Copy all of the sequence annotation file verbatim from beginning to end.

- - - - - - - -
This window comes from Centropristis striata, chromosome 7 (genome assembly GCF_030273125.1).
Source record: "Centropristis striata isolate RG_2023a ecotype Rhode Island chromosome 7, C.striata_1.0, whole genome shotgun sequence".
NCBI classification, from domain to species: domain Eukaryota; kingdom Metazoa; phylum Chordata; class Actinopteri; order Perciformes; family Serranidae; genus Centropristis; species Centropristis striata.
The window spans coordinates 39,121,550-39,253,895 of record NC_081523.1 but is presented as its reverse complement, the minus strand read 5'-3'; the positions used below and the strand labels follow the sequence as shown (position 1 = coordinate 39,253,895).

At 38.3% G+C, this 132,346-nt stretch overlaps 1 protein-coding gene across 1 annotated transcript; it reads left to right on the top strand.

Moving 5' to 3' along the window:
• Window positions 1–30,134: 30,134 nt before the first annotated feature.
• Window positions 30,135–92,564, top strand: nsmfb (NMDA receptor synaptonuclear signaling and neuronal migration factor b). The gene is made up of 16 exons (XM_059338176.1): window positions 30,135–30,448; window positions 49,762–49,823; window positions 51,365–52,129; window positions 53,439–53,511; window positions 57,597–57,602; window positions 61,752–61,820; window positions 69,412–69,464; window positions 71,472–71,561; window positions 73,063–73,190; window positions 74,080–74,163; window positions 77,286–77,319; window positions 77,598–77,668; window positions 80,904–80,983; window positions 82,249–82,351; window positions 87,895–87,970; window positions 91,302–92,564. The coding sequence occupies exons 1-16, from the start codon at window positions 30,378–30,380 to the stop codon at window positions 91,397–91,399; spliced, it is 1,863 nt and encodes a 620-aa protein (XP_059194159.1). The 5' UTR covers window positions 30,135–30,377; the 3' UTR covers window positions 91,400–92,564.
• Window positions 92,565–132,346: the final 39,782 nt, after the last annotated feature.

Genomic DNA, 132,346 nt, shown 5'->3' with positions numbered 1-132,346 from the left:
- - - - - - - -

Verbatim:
This window comes from Centropristis striata, chromosome 7 (genome assembly GCF_030273125.1).
Source record: "Centropristis striata isolate RG_2023a ecotype Rhode Island chromosome 7, C.striata_1.0, whole genome shotgun sequence".
NCBI classification, from domain to species: domain Eukaryota; kingdom Metazoa; phylum Chordata; class Actinopteri; order Perciformes; family Serranidae; genus Centropristis; species Centropristis striata.
The window spans coordinates 39,121,550-39,253,895 of record NC_081523.1 but is presented as its reverse complement, the minus strand read 5'-3'; the positions used below and the strand labels follow the sequence as shown (position 1 = coordinate 39,253,895).

At 38.3% G+C, this 132,346-nt stretch overlaps 1 protein-coding gene across 1 annotated transcript; it reads left to right on the top strand.

Moving 5' to 3' along the window:
• Window positions 1–30,134: 30,134 nt before the first annotated feature.
• Window positions 30,135–92,564, top strand: nsmfb (NMDA receptor synaptonuclear signaling and neuronal migration factor b). The gene is made up of 16 exons (XM_059338176.1): window positions 30,135–30,448; window positions 49,762–49,823; window positions 51,365–52,129; window positions 53,439–53,511; window positions 57,597–57,602; window positions 61,752–61,820; window positions 69,412–69,464; window positions 71,472–71,561; window positions 73,063–73,190; window positions 74,080–74,163; window positions 77,286–77,319; window positions 77,598–77,668; window positions 80,904–80,983; window positions 82,249–82,351; window positions 87,895–87,970; window positions 91,302–92,564. The coding sequence occupies exons 1-16, from the start codon at window positions 30,378–30,380 to the stop codon at window positions 91,397–91,399; spliced, it is 1,863 nt and encodes a 620-aa protein (XP_059194159.1). The 5' UTR covers window positions 30,135–30,377; the 3' UTR covers window positions 91,400–92,564.
• Window positions 92,565–132,346: the final 39,782 nt, after the last annotated feature.

Genomic DNA, 132,346 nt, shown 5'->3' with positions numbered 1-132,346 from the left: